Buzzard's Beat

Wednesday, March 31, 2010

Indiana Animal Care Board - easy as 1,2,3

The latest news on state approved Animal Care Board comes to us from Indiana where House Bill 1099 recenlty became established as a state law and ensures that the Indiana Board of Animal Health would be the sole regulator of animal care standards.  The news release below is from Hoosier Ag Today (HAT) with Gary Truitt.

Indiana Sets the Standard on Animal Care - 03/29/2010
by Gary Truitt

In Ohio, Michigan, and several other states, the issue of who should set the standards for animal care is a controversial battle between farmers and radical animal rights groups. But in Indiana the issue has been settled without a fight and may set the slandered for the rest of the nation. House Bill 1099 established in state law that the Indiana Board of Animal Health would be the sole regulator of animal care standards. As Bob Kraft with Indiana Farm Bureau explains, this bill sailed through the recent legislative session, “There was not a single dissenting vote in either the House or the Senate, no amendments were offered, and it has already been signed into law by the Governor.” Kraft says the reason this measure was so easy to pass in Indiana is the respect both sides have for the BOAH.

Another reason the measure had such an easy time was good communication and support by all of Indiana‘s livestock groups and by Farm Bureau, “There was clear communication and cooperation, and everyone agreed on the wording of the bill and its goals.” Lt. Governor Becky Skillman told HAT another factor was the strong support agriculture has from the administration, “Agriculture in other states does not enjoy the kind of support we have here in Indiana. We wanted to be proactive on the issue of animal care.”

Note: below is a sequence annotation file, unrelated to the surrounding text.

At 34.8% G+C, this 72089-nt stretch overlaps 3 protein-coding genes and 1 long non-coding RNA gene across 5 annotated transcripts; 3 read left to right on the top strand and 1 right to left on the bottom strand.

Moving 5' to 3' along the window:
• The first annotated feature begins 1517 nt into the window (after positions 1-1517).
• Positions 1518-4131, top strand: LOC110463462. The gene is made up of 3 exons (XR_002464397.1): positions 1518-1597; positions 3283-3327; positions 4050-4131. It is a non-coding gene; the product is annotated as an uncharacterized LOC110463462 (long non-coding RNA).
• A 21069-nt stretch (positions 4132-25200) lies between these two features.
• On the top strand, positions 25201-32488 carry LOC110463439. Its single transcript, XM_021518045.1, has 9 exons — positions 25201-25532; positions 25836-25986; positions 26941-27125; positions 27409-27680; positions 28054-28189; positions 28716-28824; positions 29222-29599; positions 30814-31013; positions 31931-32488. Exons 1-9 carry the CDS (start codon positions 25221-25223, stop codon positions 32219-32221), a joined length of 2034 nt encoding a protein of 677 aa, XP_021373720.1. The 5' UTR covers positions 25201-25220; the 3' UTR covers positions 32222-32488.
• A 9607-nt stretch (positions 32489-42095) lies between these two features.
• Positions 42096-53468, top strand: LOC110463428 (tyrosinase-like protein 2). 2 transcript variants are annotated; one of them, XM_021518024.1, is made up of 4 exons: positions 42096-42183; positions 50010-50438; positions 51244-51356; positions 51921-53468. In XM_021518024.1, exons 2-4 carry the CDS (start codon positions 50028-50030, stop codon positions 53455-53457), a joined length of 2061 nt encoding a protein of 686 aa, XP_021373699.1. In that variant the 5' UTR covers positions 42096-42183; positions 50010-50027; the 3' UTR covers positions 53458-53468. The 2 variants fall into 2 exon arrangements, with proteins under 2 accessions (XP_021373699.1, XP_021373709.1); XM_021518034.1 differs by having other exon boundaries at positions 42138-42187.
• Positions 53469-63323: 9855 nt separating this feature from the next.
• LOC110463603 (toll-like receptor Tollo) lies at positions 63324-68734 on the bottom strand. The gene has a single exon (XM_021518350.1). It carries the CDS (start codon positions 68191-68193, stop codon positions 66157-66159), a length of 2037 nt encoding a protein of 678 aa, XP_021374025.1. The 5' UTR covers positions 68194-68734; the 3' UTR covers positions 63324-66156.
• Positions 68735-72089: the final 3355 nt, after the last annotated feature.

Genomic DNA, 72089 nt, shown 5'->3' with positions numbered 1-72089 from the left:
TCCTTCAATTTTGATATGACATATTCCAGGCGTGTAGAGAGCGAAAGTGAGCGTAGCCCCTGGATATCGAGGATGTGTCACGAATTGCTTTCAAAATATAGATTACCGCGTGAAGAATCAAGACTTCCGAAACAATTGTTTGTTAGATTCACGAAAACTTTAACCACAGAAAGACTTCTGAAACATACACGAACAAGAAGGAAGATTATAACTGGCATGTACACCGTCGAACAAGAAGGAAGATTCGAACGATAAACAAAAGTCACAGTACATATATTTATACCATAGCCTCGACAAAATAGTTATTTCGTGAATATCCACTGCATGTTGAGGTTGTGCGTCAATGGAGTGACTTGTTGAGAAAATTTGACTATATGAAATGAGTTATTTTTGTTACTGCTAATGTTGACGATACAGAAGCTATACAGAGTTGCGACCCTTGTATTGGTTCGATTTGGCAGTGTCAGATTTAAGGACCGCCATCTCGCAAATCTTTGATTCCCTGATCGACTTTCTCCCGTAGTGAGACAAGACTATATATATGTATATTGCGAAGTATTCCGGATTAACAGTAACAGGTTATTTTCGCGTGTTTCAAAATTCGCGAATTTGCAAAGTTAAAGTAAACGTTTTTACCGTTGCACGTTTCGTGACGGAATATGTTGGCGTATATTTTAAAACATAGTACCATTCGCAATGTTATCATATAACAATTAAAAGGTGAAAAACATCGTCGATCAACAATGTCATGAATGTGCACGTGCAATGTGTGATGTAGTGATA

Kraft says many other states are looking at the Indiana language as a model for their states, “Since the passage of the measure I have been contacted by Farm Bureaus in other states. They are looking at using our language as a model for their situations.” So, while the battle rages in Ohio, this particular issue will not be an issue in Indiana.

This is great news for agriculturalists across the nation.  I hope that other states will continue to follow the lead of Indiana and be proactive about who sets standards for animal care.

Until next time,

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Monday, March 29, 2010

Monsanto and Food For Thought

So you may know Food For Thought as the other blog I contribute to however, it's also the name of a kickin' YouTube video produced by Monsanto, that is spreading the word about America's Farmers. The video provides some awesome facts about food production in the U.S. in reference to how much is produced, how many people are fed by U.S. farmers and the hard facts about population growth in relation to food production. The facts in this video are superb talking points for anybody advocating for the agriculture industry - crops or animals. Take a look!